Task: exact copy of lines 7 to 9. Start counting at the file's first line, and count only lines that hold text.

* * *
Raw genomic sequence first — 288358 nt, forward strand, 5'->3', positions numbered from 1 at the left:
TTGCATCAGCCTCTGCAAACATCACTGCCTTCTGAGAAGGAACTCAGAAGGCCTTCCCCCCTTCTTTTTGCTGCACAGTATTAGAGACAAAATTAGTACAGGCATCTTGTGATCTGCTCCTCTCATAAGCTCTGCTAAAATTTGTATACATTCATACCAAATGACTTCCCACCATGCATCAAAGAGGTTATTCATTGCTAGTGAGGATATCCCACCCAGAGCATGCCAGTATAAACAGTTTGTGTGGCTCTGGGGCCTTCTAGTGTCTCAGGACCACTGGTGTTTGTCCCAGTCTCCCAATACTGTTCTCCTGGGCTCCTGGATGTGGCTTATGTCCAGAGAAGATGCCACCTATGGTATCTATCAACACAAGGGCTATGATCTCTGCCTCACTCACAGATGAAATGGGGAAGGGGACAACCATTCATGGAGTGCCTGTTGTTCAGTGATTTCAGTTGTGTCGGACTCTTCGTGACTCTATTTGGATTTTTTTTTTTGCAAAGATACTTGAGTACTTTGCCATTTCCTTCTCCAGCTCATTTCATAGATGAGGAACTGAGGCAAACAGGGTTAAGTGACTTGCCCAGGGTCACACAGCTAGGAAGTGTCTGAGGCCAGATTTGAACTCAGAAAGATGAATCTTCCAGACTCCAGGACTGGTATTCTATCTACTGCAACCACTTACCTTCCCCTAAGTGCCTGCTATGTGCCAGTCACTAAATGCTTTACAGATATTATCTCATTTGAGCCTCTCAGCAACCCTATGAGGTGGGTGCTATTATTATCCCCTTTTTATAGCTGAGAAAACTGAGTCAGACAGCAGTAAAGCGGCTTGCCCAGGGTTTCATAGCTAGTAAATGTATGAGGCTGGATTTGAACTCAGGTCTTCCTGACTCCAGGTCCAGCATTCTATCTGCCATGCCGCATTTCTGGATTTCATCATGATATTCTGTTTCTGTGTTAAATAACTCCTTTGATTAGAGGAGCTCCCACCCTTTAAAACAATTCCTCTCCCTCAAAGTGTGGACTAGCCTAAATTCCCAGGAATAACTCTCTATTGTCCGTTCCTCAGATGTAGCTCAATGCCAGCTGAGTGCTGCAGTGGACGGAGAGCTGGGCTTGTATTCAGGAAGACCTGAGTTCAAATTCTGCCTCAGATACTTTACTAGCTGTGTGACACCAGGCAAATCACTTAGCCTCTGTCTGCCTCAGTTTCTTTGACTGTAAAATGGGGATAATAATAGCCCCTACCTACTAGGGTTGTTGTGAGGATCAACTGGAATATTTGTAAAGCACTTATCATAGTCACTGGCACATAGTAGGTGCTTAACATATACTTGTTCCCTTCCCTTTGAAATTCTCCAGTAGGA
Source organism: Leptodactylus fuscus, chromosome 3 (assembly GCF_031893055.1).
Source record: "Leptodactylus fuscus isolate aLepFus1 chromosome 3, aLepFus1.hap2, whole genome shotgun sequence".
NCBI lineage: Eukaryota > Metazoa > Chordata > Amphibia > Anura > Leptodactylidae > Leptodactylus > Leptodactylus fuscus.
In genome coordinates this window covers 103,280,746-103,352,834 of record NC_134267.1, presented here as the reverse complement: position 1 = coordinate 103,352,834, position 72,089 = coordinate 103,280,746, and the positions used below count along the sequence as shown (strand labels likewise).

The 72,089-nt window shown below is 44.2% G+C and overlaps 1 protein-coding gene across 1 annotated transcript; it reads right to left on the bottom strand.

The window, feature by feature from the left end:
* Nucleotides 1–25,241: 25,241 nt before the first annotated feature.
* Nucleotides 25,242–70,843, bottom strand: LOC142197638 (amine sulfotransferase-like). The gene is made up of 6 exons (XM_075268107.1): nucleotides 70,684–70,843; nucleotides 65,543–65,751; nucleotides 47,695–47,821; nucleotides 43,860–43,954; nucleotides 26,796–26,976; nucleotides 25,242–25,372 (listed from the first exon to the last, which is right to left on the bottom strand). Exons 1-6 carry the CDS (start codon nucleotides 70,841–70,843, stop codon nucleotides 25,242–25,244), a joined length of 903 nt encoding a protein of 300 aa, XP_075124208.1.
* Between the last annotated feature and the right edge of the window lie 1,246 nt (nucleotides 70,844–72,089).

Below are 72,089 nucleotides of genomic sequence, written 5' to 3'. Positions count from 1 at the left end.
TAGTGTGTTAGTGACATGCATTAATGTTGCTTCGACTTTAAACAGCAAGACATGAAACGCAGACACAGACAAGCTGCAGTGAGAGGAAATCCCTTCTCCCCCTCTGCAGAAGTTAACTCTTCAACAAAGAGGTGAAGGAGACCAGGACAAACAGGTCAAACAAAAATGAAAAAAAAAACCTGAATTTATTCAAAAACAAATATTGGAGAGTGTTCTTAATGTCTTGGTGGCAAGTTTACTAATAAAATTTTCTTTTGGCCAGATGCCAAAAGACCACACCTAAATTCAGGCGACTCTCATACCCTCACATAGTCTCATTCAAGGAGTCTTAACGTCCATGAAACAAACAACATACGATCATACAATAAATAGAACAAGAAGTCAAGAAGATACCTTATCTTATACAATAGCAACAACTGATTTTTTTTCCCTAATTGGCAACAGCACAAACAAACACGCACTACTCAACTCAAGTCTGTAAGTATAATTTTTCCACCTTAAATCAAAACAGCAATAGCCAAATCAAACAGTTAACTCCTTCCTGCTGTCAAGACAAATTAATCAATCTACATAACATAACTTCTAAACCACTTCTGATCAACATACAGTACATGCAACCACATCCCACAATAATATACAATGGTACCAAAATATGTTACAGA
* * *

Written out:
The 72,089-nt window shown below is 44.2% G+C and overlaps 1 protein-coding gene across 1 annotated transcript; it reads right to left on the bottom strand.

The window, feature by feature from the left end:
* Nucleotides 1–25,241: 25,241 nt before the first annotated feature.